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24 ARTIST INTERVIEW Rodney Durso

Rodney Durso

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odney Durso’s career in fine art has been informed by a prolific background in graphic design. He started creating art in 2006, when he moved into his New York City based studio. Since then, his work has taken on new depth and meaning, and he has created a 400+ strong body of work, but his painting and collages are still grounded in a strong sense of graphic organization, colour, type and imagery that speaks to his earlier work as designer. Stories organically unfold as he works, finding a narrative that comes to life with the freedom of creating something new, finding a balance in the unstructured, where nonsensical bits of text, symbols and strokes of colour come together with no purpose other than to elicit feeling. Exploration of self, self-reflection and inner discovery are recurring themes, and Durso considers each piece as a kind of self-portrait. A key part of the artist’s process is naming his pieces; the language and words coming directly from what he sees and senses in the work. It is the final act which makes the piece or series complete. Durso has exhibited at prominent art fairs and galleries around the world. He currently lives and works in Chelsea, one of the centres of the art world in Manhattan. Having worked as a graphic designer, what was the catalyst for turning to fine art? The catalyst was that I was quite literally burnt out from running my own design agency — having employees, and weekly payroll for a staff — and felt like I wasn’t really able to do anything new from a design perspective. I felt creatively tapped out and needed to do something different. Working with commercial clients is a mixed blessing, you have some room for creative expression but inside a set of fairly rigid, preexisting brand parameters. Those ‘guard rails’ are very useful in that you know there are certain limitations about what you can do, but ultimately the client’s appetite for pushing the creative envelope is really the only limitation. What really pushed me in the end was a confluence of situations both personal and professional. I had achieved what I set up to accomplish, including a four year stint teaching at Parsons School of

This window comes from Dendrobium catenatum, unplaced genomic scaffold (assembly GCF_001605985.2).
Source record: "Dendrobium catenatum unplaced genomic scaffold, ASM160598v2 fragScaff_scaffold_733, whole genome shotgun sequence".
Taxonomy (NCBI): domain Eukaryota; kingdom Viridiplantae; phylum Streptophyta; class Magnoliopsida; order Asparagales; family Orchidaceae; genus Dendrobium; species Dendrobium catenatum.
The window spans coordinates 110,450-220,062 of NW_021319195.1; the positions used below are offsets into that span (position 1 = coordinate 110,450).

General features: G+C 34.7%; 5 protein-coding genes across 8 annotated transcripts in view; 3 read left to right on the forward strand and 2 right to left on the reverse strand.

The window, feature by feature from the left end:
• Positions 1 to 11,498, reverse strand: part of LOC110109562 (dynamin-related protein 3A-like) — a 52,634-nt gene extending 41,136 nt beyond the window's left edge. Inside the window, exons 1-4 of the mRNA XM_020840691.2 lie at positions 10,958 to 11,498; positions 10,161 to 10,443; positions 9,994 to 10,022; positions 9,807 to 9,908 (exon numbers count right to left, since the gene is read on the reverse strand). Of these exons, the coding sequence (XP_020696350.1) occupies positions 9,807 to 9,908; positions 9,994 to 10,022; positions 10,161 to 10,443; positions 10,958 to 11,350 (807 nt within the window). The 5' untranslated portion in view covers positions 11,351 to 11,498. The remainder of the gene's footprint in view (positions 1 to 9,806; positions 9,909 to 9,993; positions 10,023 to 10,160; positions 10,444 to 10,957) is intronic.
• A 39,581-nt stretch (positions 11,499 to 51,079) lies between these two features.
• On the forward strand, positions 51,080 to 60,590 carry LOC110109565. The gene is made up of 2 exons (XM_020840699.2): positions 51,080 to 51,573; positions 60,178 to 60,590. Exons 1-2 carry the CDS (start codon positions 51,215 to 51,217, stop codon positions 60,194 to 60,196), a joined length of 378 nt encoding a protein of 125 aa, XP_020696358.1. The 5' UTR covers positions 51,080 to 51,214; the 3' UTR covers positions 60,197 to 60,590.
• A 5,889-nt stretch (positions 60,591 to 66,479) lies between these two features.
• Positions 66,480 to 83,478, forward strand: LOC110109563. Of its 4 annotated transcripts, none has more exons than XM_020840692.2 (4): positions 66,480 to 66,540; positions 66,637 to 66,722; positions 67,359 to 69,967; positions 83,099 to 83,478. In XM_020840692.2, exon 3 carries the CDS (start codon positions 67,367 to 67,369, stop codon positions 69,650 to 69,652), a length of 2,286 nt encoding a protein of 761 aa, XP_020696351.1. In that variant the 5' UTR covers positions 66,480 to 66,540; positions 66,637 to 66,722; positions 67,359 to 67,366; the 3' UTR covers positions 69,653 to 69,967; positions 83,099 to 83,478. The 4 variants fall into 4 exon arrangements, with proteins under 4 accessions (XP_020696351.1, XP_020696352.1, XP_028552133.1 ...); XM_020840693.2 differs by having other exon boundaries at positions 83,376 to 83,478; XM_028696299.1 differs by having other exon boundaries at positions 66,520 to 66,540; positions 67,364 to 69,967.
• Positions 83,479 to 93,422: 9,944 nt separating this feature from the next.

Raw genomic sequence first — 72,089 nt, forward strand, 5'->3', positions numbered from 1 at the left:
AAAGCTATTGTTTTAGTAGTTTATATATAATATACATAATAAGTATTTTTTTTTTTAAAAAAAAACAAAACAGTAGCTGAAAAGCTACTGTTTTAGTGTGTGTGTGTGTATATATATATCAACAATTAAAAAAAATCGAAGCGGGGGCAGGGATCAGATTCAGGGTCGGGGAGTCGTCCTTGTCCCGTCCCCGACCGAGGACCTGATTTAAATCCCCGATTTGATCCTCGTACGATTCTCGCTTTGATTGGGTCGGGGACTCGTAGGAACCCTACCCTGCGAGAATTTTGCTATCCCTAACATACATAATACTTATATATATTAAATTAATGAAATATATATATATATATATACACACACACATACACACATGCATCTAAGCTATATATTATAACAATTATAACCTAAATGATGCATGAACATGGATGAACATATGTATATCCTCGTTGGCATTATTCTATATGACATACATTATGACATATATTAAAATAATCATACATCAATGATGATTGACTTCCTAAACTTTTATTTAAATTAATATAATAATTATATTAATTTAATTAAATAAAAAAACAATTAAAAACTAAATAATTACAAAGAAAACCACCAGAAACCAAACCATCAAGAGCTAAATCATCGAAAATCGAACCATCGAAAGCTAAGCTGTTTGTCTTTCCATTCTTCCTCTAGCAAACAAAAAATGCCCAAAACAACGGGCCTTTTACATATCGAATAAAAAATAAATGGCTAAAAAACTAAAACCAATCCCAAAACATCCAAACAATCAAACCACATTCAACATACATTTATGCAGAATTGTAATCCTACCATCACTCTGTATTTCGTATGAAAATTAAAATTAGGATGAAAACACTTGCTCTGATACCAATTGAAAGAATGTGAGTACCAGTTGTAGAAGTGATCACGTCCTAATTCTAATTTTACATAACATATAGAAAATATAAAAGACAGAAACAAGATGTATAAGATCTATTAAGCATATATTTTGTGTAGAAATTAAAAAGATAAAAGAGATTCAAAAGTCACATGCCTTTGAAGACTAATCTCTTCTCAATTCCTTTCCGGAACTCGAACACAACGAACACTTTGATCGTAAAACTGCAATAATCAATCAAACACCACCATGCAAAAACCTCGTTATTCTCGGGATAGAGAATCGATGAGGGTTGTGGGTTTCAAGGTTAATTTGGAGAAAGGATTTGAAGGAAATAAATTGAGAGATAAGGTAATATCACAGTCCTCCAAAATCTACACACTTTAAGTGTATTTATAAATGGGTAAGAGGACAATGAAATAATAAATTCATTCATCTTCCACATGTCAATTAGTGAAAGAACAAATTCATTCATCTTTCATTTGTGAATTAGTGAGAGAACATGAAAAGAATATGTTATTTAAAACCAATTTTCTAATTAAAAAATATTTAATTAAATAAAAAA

Design and winning several design awards, so I thought, time to try something else. Where do you draw inspiration from when creating new work? Is there a research stage to your process? I draw my inspiration from many things, and my work is created in a number of ways. Sometimes viscerally — with brush in hand — fuelled by loud music, emotion and caffeine, other times it’s more meditative, working in a deliberate fashion. Either way, the work is pulling from feelings and influences from current events, ideas, design, architecture, and music. In fact, I have always been influenced by these many disciplines, especially in the abstract form. For example, I see similarities between the work of Klee, Miro or Kandinsky and free-form jazz, both expressing similar ideas in different mediums — aural and visual. I also find great

Profile for Inside Artists

Inside Artists - Issue 15  

The power of nature is all around us, affecting our lives as humans in strange and unexpected ways. Sometimes physical, sometimes profound,...

Inside Artists - Issue 15  

The power of nature is all around us, affecting our lives as humans in strange and unexpected ways. Sometimes physical, sometimes profound,...

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